European Parliament raises concerns about intimidation of activists in India

Writes to Amit Shah expressing alarm at how UAPA is being used to silence even peaceful protesters

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Maria Arena, Chair of the European Parliament’s Subcommittee on Human Rights (DROI), has written to Indian Home Minister Amit Shah raising serious concerns about the manner in which human rights activists, peaceful protesters and sundry dissenters are being thrown behind bars and being silenced using provisions of the draconian Unlawful Activities Prevention Act (UAPA).

The DROI is a parliamentary body that actively monitors human rights developments across the globe and publicly advocates in favour of the respect for fundamental rights. In her letter Arena states, “…we are closely following the protection of human rights defenders in India and wish to express serious concerns about the recent arrests of Anand Teltumbde and Gautam Navlakha by the National Investigative Agency. It is particularly alarming to note that human rights defenders cannot conduct advocacy activities, notably in favor of India’s poorest and most marginalized communities, without becoming subject to intimidation and harassment, but equally worrying is the fact that terrorism charges, including under the Unlawful Activities Prevention Act (UAPA), are used to silence them. As pointed out by United Nations Special Procedures, this clearly represents a violation of international human rights standards.”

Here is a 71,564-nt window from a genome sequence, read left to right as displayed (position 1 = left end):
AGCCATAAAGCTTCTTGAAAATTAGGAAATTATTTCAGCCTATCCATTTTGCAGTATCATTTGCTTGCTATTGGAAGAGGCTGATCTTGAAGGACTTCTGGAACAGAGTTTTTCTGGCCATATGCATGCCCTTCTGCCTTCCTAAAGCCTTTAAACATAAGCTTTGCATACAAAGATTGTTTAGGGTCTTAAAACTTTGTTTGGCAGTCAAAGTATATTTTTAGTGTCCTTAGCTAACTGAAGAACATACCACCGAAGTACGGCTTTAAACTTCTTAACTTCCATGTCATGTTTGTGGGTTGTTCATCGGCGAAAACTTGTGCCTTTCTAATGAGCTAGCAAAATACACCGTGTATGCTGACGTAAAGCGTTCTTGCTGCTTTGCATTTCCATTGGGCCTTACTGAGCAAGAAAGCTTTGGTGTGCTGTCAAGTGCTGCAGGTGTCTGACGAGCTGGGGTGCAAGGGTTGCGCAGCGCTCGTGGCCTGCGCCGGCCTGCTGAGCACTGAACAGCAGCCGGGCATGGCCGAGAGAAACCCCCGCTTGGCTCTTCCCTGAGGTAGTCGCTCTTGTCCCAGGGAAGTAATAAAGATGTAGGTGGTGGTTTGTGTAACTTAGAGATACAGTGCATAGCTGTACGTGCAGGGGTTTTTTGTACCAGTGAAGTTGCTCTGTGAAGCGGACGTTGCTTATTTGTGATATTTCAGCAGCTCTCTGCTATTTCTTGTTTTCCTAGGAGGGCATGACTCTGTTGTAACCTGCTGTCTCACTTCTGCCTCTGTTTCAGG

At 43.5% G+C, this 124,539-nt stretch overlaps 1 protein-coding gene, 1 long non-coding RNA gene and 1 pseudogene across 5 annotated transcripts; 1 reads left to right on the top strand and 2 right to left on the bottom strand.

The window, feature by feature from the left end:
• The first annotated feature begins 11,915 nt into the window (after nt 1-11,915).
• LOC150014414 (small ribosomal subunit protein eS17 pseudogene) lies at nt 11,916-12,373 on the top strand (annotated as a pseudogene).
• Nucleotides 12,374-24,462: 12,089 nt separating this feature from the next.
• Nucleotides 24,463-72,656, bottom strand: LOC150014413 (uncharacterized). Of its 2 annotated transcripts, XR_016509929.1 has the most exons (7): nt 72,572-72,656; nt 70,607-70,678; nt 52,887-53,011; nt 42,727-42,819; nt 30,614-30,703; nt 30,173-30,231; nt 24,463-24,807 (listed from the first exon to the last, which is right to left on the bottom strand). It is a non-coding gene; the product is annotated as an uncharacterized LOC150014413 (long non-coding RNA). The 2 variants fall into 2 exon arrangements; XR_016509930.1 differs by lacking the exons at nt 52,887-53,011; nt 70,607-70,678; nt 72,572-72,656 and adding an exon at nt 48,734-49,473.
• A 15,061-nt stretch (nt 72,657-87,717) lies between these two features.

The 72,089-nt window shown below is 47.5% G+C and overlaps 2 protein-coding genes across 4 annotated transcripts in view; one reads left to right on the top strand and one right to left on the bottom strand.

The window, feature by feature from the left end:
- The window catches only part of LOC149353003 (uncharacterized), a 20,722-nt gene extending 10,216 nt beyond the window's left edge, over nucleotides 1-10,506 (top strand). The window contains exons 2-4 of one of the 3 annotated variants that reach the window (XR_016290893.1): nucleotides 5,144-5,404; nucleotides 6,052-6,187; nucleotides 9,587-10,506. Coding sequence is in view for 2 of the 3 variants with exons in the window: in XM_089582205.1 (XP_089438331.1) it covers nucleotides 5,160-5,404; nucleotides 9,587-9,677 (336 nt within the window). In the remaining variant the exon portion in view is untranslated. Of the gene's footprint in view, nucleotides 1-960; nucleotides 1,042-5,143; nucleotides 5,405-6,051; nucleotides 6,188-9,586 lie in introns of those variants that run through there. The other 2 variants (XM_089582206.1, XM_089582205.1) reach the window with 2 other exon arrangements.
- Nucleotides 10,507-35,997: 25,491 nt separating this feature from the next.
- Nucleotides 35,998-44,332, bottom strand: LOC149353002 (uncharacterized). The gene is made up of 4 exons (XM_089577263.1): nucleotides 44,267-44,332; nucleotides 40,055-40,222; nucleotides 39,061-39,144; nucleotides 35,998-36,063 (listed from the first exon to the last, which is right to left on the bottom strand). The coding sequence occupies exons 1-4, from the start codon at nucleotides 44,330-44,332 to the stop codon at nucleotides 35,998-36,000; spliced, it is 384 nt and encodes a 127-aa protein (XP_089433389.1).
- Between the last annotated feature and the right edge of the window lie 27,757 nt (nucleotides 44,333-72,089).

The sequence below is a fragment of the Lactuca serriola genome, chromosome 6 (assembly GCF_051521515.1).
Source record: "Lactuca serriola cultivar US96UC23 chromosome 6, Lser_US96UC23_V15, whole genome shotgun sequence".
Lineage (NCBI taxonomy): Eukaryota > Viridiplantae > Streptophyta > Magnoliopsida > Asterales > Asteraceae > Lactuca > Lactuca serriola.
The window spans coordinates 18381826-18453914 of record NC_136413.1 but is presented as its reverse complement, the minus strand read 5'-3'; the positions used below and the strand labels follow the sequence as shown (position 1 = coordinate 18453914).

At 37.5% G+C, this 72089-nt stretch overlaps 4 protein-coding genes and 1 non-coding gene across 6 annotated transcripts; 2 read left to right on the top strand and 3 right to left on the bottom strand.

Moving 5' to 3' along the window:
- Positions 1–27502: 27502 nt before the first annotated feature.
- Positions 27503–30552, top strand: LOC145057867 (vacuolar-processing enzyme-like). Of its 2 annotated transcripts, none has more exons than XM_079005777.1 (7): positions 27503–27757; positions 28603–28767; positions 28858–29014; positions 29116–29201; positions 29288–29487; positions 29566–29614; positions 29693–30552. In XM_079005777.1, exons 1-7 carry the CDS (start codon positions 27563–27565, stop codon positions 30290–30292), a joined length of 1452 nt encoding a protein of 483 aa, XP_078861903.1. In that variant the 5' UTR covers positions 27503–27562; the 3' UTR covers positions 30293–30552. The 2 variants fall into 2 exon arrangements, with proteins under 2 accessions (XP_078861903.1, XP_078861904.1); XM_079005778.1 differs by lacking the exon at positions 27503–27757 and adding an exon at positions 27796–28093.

The letter further states, “To date, the European Parliament has noticed that various forms of legitimate peaceful protests against laws, policies and governmental actions, including the Citizenship Amendment Act, have been portrayed as terrorist activities under this legislation, resulting in a number of arrests under this umbrella. This is notably the case for human rights activists such as Safoora Zargar, Gulfisha Fatima, Khalid Saifi, Meeran Haider, Shifa-Ur-Rehman, Dr Kafeel Khan; Asif Iqbal and Sharjeel Imam who were recently arrested by the Police.”

Elaborating on the concerns regarding UAPA it states, “Indeed, the vague definition of ‘unlawful activities’ and ‘membership of terrorist organisations’ could allow for wide discretion by the government in applying the law. Such a process would substantially weaken judicial oversight and the protection of civil liberties in the country. Consequently, we strongly believe that measures should be urgently taken to stop impeding and criminalising the work of human rights defenders by means of overly broad national security legislation and to respect their freedoms of association and expression.”

The entire letter may be read here:


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